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True2Ourselves Forums   > Community Topics > Testimonials  > Learning to Pray

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  #1  
Old 11-12-2016, 10:53 AM
eschator83's Avatar
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Default Learning to Pray

In the past few months I have quite accidentally come across several references to "false" and even "useless" prayers.
It's not that I want to discuss these, although I would if somebody wanted, but I write because they have raised the questions of how we learn to pray, and what kinds of prayers are "best?" I hope readers will comment on their learning experience.
I cannot remember childhood lessons in prayer, even though a number of those early childhood prayers are firmly imbedded in my old, shaky mind. I feel I've been on a journey in my relationship with God through prayer, and I hope I am growing closer as well as more responsive to Him.
I've collected some aphorisms on prayer, and read several books I think are good, but so far I can't seem to write very much that seems helpful. Yet it seems clear that all who seek to be "good" Christians need to focus on prayer, and to pray frequently in praise, thanks, and supplication for others as well as ourselves.

Last edited by eschator83 : 03-06-2017 at 10:01 AM.
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Old 11-12-2016, 10:13 PM
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Default Re: Learning to Pray

I think, in the beginning, our prayers please God, no matter how simple they are. He's happy that we've come to Him. We can learn structure from the prayer Jesus taught us, The Lord's prayer. We learn to praise and speak our gratitude, before making our petitions.

I love to pray the Rosary. Many non-Catholics don't know much about it, or have misconceptions, but it's full of Scripture, and done in parts or segments called "decades." Each decade leads us to contemplate different things in the life of Jesus, so the gospel is kept very much alive from day to day.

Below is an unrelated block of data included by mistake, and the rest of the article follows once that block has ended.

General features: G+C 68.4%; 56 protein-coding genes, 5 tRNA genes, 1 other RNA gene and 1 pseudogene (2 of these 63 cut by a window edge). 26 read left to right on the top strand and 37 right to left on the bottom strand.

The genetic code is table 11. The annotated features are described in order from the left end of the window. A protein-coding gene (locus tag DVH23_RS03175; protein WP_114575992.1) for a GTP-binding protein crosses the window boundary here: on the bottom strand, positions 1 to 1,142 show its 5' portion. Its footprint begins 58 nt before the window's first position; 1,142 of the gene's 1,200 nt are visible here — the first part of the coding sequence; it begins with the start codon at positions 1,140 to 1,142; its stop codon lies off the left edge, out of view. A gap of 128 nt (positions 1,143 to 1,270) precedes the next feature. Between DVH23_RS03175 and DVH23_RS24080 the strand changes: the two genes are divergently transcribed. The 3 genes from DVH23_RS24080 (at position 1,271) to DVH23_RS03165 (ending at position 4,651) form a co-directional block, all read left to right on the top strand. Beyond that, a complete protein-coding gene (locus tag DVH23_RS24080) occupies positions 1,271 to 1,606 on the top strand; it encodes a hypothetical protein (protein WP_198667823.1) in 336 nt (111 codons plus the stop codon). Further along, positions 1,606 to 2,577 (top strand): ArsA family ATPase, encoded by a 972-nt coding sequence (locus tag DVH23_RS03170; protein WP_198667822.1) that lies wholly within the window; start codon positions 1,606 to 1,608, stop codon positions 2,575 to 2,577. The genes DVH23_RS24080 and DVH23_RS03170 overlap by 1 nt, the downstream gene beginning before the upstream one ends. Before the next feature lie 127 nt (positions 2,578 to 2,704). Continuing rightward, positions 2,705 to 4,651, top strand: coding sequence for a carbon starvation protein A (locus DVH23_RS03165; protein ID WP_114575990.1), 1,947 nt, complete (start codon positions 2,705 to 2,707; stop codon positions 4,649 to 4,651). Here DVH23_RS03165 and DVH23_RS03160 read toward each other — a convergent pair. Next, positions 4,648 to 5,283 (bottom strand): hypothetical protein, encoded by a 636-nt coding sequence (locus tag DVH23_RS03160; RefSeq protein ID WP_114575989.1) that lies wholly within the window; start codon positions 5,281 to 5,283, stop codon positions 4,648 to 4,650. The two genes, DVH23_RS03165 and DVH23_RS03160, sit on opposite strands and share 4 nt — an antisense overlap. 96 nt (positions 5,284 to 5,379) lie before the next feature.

There are many beautiful Catholic prayers, if one needs guidance.

Some say there is much power when we include Scripture in our personal prayer.

Then there are the moments of spontaneous prayer, like when we see a sunset or a newborn baby, or if an accident was just diverted. Ultimately, we carry God with us, are ever-aware of His presence, and in our Spirit, we begin to understand what it means to pray unceasingly.

I believe there are times we pray without words, kind of like when married people just glance at one another, and much is shared. Often nature speaks to us of God, and we stand amazed or soothed or inspired. Sometimes, going to sleep, it's nice to just think about our faith and feel held.

Last edited by NCC : 11-12-2016 at 10:18 PM.
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  #3  
Old 11-13-2016, 12:58 AM
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Default Re: Learning to Pray

And music. To play an instrument from the heart, or to sing, or even hum a melody of your own, especially for Him. To understand that He, too, feels pain, all the pain of His creatures, but that He can never sleep. All these things, I think, are prayer.
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Old 11-13-2016, 01:42 PM
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Default Re: Learning to Pray

Beautiful comments, many thanks. I hope others will join in. Every night I try to pray for "world peace." Seldom if ever have I been very satisfied with my own prayer, and I'm often left wondering if world peace was important to God, wouldn't He take more action to promote it.
Frequently I look for a better prayer than mine on the web. I'd be grateful for prayer suggestions.
I'm consoled for the most part by belief that our human life is a trial, and most (or at least some of us) who seek Salvation will be saved.
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Old 11-13-2016, 02:57 PM
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Default Re: Learning to Pray